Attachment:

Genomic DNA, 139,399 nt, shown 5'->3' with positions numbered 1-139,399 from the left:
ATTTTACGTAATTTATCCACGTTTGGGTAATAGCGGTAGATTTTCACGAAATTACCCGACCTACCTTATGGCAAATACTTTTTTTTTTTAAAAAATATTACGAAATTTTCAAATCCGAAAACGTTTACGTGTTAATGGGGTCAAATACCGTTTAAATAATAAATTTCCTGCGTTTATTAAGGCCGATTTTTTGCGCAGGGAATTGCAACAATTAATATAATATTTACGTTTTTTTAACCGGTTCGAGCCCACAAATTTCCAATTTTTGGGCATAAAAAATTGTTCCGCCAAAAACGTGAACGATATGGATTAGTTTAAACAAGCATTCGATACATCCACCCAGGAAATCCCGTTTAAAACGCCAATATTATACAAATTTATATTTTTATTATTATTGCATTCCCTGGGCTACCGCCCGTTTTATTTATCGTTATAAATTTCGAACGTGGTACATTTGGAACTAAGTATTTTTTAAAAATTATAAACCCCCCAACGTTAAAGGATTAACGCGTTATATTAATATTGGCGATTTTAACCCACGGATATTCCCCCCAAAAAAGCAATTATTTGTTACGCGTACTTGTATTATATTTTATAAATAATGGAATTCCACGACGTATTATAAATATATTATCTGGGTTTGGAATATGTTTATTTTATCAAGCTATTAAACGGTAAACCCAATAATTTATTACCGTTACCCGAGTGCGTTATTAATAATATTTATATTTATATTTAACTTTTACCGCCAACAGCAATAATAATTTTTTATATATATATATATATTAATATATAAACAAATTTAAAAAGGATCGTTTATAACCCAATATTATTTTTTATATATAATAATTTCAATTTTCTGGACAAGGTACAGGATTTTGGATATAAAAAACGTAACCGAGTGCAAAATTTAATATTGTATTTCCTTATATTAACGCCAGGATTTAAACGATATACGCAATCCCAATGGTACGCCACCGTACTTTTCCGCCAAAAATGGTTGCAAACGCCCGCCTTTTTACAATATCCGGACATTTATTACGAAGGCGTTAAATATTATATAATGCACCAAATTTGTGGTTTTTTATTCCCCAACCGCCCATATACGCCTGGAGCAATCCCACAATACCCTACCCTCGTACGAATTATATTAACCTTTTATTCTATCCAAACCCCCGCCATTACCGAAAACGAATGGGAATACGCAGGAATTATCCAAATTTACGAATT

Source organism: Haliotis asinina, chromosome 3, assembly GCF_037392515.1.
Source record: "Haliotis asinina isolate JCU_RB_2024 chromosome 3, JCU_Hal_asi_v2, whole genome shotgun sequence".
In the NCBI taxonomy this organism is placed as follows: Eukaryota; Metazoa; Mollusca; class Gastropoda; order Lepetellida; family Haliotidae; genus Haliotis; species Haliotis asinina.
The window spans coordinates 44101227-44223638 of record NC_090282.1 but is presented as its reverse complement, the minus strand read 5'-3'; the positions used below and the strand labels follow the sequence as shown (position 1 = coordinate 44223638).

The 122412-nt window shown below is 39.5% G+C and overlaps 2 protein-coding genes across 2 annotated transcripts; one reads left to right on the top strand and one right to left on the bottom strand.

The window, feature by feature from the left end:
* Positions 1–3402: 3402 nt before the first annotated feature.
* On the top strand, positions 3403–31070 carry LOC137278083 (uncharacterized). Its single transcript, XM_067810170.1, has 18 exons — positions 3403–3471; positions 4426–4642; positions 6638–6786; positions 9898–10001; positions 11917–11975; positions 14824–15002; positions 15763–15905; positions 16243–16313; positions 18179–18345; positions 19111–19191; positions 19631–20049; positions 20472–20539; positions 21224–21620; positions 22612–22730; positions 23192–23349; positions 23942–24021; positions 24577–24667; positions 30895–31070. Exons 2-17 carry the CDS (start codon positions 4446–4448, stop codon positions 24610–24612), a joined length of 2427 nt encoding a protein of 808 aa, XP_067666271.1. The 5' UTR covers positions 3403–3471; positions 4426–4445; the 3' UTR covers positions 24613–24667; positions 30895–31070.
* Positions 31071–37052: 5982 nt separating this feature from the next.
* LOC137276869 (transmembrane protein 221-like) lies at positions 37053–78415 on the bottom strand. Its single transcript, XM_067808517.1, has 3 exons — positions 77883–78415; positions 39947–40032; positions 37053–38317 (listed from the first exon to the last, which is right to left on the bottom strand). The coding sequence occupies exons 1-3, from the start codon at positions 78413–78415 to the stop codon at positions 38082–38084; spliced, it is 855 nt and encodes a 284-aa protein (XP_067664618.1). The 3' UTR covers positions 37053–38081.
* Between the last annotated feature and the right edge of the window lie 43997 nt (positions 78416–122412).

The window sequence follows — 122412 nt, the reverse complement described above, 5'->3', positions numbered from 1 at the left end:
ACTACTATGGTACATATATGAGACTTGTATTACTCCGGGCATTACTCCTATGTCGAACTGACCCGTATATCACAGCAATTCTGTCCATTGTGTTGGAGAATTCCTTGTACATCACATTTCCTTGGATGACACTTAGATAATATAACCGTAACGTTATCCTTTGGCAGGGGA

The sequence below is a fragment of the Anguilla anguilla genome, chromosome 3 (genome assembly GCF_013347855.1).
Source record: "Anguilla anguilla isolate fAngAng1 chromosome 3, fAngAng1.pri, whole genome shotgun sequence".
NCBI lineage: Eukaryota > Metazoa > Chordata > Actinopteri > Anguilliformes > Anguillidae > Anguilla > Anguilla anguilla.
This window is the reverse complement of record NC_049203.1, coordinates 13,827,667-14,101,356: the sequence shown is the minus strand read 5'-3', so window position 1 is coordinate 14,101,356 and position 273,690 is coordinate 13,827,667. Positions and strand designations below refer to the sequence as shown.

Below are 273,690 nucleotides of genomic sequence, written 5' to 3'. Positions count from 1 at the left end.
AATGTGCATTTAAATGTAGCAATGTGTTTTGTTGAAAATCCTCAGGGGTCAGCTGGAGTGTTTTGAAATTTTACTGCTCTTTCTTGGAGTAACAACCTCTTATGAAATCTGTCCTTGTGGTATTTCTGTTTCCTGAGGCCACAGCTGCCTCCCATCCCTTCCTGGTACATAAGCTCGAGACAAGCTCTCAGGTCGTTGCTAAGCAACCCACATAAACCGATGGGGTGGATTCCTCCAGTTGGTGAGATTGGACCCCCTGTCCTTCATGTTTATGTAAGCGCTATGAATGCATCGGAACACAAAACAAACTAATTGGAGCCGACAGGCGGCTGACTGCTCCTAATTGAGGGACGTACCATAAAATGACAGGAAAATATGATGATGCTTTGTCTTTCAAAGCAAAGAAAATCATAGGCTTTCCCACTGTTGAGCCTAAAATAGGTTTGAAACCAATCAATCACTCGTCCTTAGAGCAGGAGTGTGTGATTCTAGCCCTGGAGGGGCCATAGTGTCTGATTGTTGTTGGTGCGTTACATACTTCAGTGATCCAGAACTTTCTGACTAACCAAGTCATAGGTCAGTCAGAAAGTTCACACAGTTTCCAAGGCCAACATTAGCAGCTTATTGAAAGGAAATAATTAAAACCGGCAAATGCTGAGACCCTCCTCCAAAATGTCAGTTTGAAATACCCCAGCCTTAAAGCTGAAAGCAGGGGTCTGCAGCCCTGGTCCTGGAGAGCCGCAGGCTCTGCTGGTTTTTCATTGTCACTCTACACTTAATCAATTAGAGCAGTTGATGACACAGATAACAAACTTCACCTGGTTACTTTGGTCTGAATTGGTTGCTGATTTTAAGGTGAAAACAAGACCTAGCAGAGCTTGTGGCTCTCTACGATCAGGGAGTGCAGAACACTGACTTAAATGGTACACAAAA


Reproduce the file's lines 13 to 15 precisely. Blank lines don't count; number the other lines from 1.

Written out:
* Between the last annotated feature and the right edge of the window lie 43997 nt (positions 78416–122412).

The window sequence follows — 122412 nt, the reverse complement described above, 5'->3', positions numbered from 1 at the left end:
ACTACTATGGTACATATATGAGACTTGTATTACTCCGGGCATTACTCCTATGTCGAACTGACCCGTATATCACAGCAATTCTGTCCATTGTGTTGGAGAATTCCTTGTACATCACATTTCCTTGGATGACACTTAGATAATATAACCGTAACGTTATCCTTTGGCAGGGGA